Preparing for 2022: 3 Must-Know Leadership Development Trends
With the workforce going through unprecedented changes, new challenges are emerging for companies and leaders to ensure a successful talent pipeline and future. And tumultuous times drive some of the greatest changes, which are now coming to light. Find out what DDI research says are the top leadership trends for 2022 that have come out of these changing times, and what companies can do to respond and make the most of them.
Trend #1: The Race for Top Talent Heats Up
Retaining talent has risen as one of the greatest challenges for organizations following the pandemic. Many employees have re-evaluated what they want out of work as a result of changes over the past year and a half. And the environment for retention has gotten even tougher throughout the Great Resignation.
As part of our Global Leadership Forecast research series, we asked HR executives about the turnover their organizations were experiencing. Before the pandemic, only a third of HR executives indicated they had seen an increase in turnover.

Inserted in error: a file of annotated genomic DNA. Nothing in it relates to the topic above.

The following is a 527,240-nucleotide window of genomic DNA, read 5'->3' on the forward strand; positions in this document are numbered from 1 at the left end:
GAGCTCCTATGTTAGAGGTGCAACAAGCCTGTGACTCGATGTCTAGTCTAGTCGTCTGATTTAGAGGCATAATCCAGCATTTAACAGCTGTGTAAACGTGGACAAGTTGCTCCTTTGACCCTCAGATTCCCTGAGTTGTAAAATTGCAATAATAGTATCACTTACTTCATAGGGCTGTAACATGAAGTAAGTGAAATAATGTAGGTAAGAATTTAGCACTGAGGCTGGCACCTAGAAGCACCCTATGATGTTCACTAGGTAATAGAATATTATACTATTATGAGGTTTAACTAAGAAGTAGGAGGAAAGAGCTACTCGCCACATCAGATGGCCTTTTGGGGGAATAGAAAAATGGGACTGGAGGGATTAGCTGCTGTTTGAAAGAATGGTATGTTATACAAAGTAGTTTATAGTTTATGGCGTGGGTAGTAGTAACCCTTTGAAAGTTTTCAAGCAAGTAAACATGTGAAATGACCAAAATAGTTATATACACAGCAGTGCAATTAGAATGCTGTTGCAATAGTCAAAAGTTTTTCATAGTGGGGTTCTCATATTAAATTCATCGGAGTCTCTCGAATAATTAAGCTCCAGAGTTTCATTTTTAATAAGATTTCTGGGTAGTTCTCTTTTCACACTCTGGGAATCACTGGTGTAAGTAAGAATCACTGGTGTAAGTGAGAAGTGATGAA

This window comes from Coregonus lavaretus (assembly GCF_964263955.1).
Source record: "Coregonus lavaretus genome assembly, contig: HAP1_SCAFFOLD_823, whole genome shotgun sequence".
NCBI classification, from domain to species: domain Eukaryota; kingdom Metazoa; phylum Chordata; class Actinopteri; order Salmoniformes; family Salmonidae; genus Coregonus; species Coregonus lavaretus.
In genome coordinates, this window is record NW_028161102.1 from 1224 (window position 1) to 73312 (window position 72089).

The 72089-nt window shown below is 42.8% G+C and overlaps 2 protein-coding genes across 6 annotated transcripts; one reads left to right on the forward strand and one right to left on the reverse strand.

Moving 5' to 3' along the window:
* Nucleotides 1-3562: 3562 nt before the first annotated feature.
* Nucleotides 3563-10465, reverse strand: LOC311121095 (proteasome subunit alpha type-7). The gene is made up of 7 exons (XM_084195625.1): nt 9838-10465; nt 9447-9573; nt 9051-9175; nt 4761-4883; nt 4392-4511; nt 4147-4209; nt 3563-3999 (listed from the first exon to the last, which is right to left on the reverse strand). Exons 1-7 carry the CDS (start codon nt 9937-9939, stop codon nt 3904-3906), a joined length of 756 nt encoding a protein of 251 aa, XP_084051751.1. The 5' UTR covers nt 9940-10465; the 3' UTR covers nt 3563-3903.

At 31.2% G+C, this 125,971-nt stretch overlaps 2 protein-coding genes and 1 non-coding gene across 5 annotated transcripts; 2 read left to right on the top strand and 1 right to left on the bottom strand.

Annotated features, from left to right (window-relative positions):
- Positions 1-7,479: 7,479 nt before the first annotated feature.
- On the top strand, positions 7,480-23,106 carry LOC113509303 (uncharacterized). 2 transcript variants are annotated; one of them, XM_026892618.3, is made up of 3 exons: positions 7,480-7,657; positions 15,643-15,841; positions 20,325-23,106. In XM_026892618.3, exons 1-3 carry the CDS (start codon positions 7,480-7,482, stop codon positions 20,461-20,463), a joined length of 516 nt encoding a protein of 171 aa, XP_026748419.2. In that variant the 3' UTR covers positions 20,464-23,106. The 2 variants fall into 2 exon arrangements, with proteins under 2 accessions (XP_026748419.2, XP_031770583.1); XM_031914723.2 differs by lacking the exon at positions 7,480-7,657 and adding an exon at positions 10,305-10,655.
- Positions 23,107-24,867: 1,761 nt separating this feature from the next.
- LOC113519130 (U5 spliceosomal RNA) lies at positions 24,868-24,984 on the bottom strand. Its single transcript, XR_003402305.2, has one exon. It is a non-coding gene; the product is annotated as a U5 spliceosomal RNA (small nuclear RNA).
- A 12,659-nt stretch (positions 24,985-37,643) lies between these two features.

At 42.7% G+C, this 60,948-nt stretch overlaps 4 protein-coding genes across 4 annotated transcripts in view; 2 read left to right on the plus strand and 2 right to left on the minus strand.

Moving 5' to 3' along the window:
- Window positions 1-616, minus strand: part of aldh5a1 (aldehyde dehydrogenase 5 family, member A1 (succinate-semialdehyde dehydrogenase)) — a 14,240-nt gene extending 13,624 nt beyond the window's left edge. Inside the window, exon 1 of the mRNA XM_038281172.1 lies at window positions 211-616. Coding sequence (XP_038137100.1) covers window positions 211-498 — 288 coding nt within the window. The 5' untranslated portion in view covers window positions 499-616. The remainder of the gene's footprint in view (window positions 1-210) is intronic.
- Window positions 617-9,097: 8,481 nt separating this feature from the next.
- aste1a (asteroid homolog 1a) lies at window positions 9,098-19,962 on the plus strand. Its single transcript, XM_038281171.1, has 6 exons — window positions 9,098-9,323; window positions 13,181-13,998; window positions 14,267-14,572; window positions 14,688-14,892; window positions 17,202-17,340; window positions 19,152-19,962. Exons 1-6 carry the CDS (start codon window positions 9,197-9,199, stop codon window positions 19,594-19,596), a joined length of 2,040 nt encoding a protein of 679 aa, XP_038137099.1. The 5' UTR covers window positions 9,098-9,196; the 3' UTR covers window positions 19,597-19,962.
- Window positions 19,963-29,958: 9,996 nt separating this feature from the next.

However, we found that the majority are experiencing higher turnover than this time last year. In a recent pulse survey, more than half of HR respondents (53%) reported increasing turnover. Among them, 20% indicated that turnover hadn’t just increased, but it had increased significantly.
The Great Resignation isn’t likely to come to an abrupt end when so much has changed with how and where people work. Instead, with increased flexibility in the workplace, there are increased options for employees and attrition will continue to fluctuate. But what does this mean for organizational knowledge? And how will hiring managers keep up?
These are just some of the questions that companies are grappling with. And these are the questions prompting a different approach for attracting and retaining top talent.
How Organizations Can Stem the Tide of Turnover
In this new environment, companies must do three things to thrive during these times of high turnover, and to attract and retain employees for the future:
1. Instill a sense of purpose.
Recent research from McKinsey showed that in response to the pandemic, nearly two-thirds of employees have paused to reflect on their purpose in life. And nearly half are reconsidering the kind of work they do. For a large majority of professionals (80%), work defines their purpose.